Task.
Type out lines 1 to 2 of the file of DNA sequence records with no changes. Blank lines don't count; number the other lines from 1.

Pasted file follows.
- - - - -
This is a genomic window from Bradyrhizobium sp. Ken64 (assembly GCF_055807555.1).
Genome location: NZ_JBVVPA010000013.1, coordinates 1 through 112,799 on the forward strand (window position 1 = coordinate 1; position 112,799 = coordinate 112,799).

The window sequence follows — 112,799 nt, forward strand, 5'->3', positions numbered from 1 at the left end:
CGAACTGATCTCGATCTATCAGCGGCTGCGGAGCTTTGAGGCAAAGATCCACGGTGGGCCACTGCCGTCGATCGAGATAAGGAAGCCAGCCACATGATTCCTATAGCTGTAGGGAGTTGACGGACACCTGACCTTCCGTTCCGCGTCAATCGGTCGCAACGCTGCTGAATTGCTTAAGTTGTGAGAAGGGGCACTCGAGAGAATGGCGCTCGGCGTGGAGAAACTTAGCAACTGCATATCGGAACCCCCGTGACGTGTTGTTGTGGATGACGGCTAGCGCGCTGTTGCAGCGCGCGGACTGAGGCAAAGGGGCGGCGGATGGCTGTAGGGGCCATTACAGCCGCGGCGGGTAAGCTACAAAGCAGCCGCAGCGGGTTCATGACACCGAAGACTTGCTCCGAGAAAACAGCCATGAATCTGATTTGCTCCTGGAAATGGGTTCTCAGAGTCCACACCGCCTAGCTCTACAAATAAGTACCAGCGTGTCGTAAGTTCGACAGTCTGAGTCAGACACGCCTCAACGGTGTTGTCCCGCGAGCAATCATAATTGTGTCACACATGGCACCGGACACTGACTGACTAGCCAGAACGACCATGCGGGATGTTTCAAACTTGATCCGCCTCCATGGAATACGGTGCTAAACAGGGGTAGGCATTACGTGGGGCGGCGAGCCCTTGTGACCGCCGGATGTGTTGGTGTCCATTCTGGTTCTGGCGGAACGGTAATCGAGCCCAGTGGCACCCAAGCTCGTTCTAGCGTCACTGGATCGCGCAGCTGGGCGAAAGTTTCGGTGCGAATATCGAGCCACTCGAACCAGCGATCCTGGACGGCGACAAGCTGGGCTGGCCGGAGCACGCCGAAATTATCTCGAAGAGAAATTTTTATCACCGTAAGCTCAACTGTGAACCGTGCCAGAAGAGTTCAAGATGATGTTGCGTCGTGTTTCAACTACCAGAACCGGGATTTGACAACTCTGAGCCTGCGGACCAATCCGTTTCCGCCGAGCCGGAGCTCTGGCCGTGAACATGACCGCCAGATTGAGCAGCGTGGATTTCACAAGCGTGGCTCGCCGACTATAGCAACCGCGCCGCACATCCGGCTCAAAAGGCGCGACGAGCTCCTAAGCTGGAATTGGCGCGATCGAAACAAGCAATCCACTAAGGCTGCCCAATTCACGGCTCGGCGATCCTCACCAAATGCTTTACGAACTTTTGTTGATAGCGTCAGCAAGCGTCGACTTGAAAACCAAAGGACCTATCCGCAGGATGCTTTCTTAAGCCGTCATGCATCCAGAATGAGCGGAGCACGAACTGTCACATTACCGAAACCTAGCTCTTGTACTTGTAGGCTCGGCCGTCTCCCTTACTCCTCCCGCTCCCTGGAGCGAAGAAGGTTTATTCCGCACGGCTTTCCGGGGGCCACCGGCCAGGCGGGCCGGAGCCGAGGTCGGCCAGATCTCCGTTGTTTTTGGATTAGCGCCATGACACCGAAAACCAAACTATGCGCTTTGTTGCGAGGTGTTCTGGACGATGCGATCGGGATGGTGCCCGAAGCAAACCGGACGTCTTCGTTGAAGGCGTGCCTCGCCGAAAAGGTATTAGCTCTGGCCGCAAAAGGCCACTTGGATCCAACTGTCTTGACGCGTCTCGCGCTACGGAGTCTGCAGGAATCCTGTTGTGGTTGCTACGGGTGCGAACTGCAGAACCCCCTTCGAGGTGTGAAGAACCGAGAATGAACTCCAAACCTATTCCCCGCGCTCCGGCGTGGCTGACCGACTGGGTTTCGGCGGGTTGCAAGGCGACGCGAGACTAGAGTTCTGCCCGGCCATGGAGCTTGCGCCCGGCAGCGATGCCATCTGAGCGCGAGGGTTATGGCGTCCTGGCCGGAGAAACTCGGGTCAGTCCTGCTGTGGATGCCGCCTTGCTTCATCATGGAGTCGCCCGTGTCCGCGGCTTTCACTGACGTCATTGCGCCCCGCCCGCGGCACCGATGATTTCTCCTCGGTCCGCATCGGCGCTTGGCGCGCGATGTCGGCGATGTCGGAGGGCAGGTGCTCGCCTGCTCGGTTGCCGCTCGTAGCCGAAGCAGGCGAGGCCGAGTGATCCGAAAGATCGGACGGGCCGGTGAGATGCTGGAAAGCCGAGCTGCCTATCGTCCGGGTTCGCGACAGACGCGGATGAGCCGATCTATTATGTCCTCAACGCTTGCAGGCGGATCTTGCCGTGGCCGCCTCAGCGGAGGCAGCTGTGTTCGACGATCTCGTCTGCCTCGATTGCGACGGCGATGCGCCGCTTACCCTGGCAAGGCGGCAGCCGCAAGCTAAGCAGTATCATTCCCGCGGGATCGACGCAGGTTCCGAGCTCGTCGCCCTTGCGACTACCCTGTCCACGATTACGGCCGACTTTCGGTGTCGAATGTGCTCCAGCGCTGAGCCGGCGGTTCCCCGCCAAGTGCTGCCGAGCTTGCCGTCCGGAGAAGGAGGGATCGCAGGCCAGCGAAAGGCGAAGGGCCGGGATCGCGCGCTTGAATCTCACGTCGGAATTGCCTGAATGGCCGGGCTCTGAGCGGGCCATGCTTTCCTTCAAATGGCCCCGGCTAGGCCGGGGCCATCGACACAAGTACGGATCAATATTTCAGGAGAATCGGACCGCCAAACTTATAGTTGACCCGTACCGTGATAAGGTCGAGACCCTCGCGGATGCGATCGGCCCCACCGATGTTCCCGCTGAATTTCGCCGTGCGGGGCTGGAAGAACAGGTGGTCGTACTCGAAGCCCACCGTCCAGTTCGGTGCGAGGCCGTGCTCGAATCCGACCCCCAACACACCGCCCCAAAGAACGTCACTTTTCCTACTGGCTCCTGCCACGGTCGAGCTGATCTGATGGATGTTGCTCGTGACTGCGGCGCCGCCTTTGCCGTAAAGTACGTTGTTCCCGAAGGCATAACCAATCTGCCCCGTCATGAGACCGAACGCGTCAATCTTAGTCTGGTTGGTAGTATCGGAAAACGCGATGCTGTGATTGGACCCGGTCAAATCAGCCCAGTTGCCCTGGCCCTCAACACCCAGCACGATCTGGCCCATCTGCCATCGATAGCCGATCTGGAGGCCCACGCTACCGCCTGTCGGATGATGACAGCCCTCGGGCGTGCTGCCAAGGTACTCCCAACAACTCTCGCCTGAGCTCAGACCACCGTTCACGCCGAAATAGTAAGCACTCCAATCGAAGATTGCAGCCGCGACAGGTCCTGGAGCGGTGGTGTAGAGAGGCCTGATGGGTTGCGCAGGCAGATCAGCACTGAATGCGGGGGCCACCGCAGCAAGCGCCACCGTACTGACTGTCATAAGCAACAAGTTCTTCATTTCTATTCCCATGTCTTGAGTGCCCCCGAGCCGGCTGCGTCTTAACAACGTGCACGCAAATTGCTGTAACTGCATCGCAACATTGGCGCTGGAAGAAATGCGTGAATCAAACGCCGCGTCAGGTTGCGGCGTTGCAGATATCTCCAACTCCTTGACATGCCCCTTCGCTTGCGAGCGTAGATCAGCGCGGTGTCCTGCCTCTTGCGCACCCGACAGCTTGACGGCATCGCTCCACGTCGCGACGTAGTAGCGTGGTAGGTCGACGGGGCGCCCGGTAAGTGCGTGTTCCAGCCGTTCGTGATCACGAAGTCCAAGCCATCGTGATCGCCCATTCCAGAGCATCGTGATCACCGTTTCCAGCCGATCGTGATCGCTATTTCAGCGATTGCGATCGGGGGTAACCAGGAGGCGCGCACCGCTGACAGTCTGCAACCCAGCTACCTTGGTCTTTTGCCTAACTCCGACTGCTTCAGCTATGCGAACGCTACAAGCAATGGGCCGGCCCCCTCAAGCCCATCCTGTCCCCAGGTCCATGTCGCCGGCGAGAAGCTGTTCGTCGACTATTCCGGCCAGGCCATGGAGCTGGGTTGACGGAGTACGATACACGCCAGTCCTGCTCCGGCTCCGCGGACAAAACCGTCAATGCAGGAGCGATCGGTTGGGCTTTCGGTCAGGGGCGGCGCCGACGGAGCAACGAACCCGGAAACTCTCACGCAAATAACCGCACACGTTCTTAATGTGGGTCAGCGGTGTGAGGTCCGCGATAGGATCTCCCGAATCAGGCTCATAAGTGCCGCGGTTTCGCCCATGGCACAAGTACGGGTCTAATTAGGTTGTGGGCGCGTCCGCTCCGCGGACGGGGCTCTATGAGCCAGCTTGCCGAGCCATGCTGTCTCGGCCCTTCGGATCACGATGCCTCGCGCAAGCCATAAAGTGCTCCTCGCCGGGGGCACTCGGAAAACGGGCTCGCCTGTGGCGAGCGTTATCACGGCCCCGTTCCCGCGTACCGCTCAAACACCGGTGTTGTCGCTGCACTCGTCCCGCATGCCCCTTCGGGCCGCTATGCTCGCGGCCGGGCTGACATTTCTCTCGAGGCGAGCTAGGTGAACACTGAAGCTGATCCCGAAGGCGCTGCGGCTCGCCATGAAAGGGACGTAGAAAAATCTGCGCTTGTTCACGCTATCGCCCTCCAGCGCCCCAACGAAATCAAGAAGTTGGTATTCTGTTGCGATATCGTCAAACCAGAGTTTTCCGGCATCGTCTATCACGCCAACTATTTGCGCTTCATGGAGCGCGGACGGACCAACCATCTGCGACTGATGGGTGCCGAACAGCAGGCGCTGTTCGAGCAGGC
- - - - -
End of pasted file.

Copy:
This is a genomic window from Bradyrhizobium sp. Ken64 (assembly GCF_055807555.1).
Genome location: NZ_JBVVPA010000013.1, coordinates 1 through 112,799 on the forward strand (window position 1 = coordinate 1; position 112,799 = coordinate 112,799).